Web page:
What kind of relationship do you suppose the Pharisee had with these sinners?
There is joy in heaven over one sinner who repents. What does it mean to repent?
Today’s Text: Luke 9:51-56
As Jesus is traveling toward Jerusalem they pass through a Samaria village that does not accept him. James and John suggest calling fire down from heaven to destroy the village. Jesus tells them they have the wrong attitude – He did not come to destroy men’s lives but to save them!
Twice the text notes that Jesus’ “face was set” (‘steadfastly set’ in one case) for the journey to Jerusalem. In fact, it says this is the reason the Samaritan village rejected Him. What is the significance of that phrase “He steadfastly set His face” for the journey to Jerusalem?
Today’s Text: Matthew 18:21-35
Peter asks Jesus how often he should forgive his brother and offers, “up to seven times?” The parable of the unmerciful servant was given to help Peter (and us) understand how wrong it is when we are forgiven by God and then are unwilling to forgive others.
As you read the parable you see that the Master (who represents God) was disgusted with the his servant (who he had had mercy on) because of his lack of compassion and refusal to forgive. Note also that even his fellow servants were “very grieved” by his behavior. Everyone who witnessed what he did strongly disapproved!
What was so wrong about the unmerciful servants actions?
Give two reasons why this parable teaches us we should forgive others.
Note: the difference between a denarius (a days wages, of which he was owed 100) and talent (something like a years wages, of which he owed 10,000!) is ASTRONOMICAL! Don’t miss that as you consider the story!
Today’s Reading: Matthew 18:12-26
This is Matthew’s “follow up” to the teaching about becoming like little children. Remember the apostles had asked the question, “who is the greatest?” (Mark 9:34, 35).
There are three parts to this reading: (1) The parable of the shepherd leaving the ninety-nine in search of one that was lost, (2) Instructions concerning a brothers who sins against us, and (3) A statement regarding the authority of the apostles.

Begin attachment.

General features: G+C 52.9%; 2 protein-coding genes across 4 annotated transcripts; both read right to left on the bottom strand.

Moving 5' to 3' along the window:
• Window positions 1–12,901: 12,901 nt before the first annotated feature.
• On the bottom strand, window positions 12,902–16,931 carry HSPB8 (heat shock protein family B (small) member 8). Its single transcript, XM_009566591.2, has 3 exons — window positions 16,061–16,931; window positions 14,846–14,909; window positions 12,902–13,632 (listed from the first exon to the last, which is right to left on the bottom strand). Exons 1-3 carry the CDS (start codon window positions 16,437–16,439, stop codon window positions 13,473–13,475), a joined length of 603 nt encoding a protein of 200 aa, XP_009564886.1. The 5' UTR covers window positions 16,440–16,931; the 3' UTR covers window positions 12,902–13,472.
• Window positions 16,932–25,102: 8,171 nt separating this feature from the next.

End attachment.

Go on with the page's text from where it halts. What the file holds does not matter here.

Question: How does Jesus parable about the shepherd leaving the ninety-nine fit in with the discussion about becoming like, not despising, and not offending the “little ones”?
Peter wanted to know how many times he should forgive his brother who sins against him and he offered “up to seven times”? He must have been shocked by Jesus response “”I do not say to you, up to seven times, but up to seventy times seven”. (Matthew 18:21-22).
God’s expectation is WAY BEYOND ours! Sometimes our best efforts are just “scratching the surface” of what we really should do.
I like the phrase “Forgive Everyone Everything”, but want to qualify it with a couple of considerations:
(1) We cannot ignore the consequences of sin. We cannot give someone hope that “all is well” with God unless they are willing to address the sin in their lives.
(2) God alone forgives sin (in the sense of absolving the sin, declaring someone “not guilty”). Our “forgiveness” involves our expressing love, moral support, willingness to accept and restore. We should be willing to do that for anyone!
Question: How is our forgiving others (1) good for ourselves, and (2) good for the person who sinned against us?